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7783: Re: 7759: lougawou (fwd)

From: LeGrace Benson <legracebenson@clarityconnect.com>
>From: JHUDICOURTB@aol.com
>Lougawou's in Haiti have more to do with the American Salem witches than
>have to do with vodou.  A lougawou is a single woman, living alone, whose 
>neighbor has a sick child or a child who dies.  Then the woman is accused of 
>"manje timoun". 

>From researches I have followed in Haiti, Europe and the special rare book
collection of Witchcraft in Cornell University's Krough Library, and from
having been present at a trial of a lougarou in a Haitian court, my
perception of the phenomena associated with the lougarou does not exclude
the description to which I reply, but may add some useful information.  The
notion of the lougarou or werewolf apparently arrived in Haiti very early,
perhaps as early as the boucaneers when all of Hispaniola was nominally a
Spanish possession. It does seem to have come from Europe, where such tales
were common especially in France and Germany.  Seafarers brought in various
customs and beliefs from Europe, sometimes in book form (such as the Petit
Albert and other grimoires or books of magic) more often as tales told. I
have not found any parallel tales from African lands, although there may be
some. (Anybody on the list have a reference?)Seafarers were in contact with
all sorts of people from colonial merchants and plantation gerants to
freedpeople to slave workers, so had a range of opportunities to diffuse
their stories.  Folk tales to scare the bejeebs out of little kids were
common throughout the colonial era not only in St.-Domingue, but just about
everywhere: it was a form of keeping them in line.  So the Europen stories
would have ben told to colonial timoun by Europeans, thus diffused out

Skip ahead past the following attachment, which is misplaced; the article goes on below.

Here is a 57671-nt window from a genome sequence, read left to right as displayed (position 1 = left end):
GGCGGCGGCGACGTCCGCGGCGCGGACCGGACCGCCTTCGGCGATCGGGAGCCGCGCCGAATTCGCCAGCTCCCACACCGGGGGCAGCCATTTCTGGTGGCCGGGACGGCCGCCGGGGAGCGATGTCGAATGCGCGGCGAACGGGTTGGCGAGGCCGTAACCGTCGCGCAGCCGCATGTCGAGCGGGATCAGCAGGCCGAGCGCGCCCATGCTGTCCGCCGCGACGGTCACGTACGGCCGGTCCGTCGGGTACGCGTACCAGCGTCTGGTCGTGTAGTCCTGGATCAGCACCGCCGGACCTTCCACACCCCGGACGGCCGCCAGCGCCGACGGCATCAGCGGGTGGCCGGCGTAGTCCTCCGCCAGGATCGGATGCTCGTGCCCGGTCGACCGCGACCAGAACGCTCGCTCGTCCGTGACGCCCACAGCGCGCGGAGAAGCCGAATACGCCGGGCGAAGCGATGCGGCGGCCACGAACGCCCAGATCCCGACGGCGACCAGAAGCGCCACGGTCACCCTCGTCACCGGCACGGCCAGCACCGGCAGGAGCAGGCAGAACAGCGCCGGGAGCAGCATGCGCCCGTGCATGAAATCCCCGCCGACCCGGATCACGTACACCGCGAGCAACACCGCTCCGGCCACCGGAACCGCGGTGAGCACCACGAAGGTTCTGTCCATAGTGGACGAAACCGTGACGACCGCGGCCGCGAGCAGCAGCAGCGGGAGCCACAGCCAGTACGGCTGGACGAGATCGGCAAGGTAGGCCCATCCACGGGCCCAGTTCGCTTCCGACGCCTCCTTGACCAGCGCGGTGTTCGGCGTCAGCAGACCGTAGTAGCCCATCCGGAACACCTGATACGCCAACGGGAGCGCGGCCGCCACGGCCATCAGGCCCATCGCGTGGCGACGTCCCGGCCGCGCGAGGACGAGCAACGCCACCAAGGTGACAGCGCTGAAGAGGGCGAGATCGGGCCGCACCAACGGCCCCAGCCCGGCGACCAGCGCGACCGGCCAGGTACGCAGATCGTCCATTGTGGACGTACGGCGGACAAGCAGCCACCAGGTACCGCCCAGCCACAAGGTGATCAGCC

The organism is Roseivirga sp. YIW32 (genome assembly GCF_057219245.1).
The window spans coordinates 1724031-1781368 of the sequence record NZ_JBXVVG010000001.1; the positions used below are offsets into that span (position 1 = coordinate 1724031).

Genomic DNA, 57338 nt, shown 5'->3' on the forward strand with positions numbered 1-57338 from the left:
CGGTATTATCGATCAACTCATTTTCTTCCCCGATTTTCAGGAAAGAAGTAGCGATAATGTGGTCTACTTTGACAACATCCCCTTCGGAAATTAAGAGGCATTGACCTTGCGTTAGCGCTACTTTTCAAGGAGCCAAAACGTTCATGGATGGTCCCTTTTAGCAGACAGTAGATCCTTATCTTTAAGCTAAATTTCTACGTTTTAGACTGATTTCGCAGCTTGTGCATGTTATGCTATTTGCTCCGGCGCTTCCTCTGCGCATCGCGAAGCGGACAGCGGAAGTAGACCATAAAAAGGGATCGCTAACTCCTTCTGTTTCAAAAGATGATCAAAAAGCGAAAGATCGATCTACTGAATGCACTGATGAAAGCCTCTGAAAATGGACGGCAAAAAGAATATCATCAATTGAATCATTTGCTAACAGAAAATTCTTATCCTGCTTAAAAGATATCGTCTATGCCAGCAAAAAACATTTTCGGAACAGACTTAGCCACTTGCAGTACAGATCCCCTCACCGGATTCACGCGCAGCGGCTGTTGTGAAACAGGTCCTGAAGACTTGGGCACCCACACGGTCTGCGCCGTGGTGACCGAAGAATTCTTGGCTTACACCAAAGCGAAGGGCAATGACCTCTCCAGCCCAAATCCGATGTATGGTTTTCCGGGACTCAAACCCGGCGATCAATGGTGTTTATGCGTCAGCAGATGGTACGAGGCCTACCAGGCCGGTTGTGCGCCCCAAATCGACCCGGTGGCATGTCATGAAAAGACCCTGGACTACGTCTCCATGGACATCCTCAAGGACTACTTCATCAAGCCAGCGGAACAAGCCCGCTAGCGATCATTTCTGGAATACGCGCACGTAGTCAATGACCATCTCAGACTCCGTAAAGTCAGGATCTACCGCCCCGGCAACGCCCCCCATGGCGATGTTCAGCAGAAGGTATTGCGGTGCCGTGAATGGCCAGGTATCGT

through another route.  During French Revolutionary times, opponents of
Francmaconnerie and the dreaded Amies de Noirs made some interesting uses
in broadsides and posters of the concept of loup garou to demonize these
liberty proponents.The images were almost always masculine, by the way. The
most famous of the European werewolf, loup garou and vampire creatures are
all male. The witches were predominantly female.

In the court trial, which took place in Petionville in the spring of 1991,
a woman brought the charge of lougarou against one of her male neighbors.
She testified that he was sucking the life out of her infant. She had
brought the chuld with her, and indeed it looked to be at death's door.
The accused made a vigorous response, and had brought counter witnesses.
The trial proceeded for a while until it turned into a shouting match, at
which point the judge adjourned it until the next day. I do not know the
outcome.  I did observe that there seemed to be provisions in the law to
try such a case.  

As a sidelight, there is a medicinal plant in Haiti, growing wild or
cultivated, called lougarou. I am told that it is useful for treating high
blood pressure, as it has diuretic properties.

During my stay in the north of Haiti this spring, I did encounter people,
including some Canadians, who believe in lougarous and who attach that
credence to both men and women. The stories I heard in my own childhood in
the US South were from German immigrants for whom the werewolves were male.

In my judgement, the lougarou tales and beliefs can be distinguished from
Vodou belief and practice, although some of the same persons hold both. So
it was with the German families of my childhood, practicing Catholics or
practicing Lutherans, for whom the werewolf was a separable phenomenon.
This despite the use of a silver cross to stop his action.

Lougarous can provide a fascinating apercu into the imagination of us
LeGrace Benson.  Arts of Haiti Research Project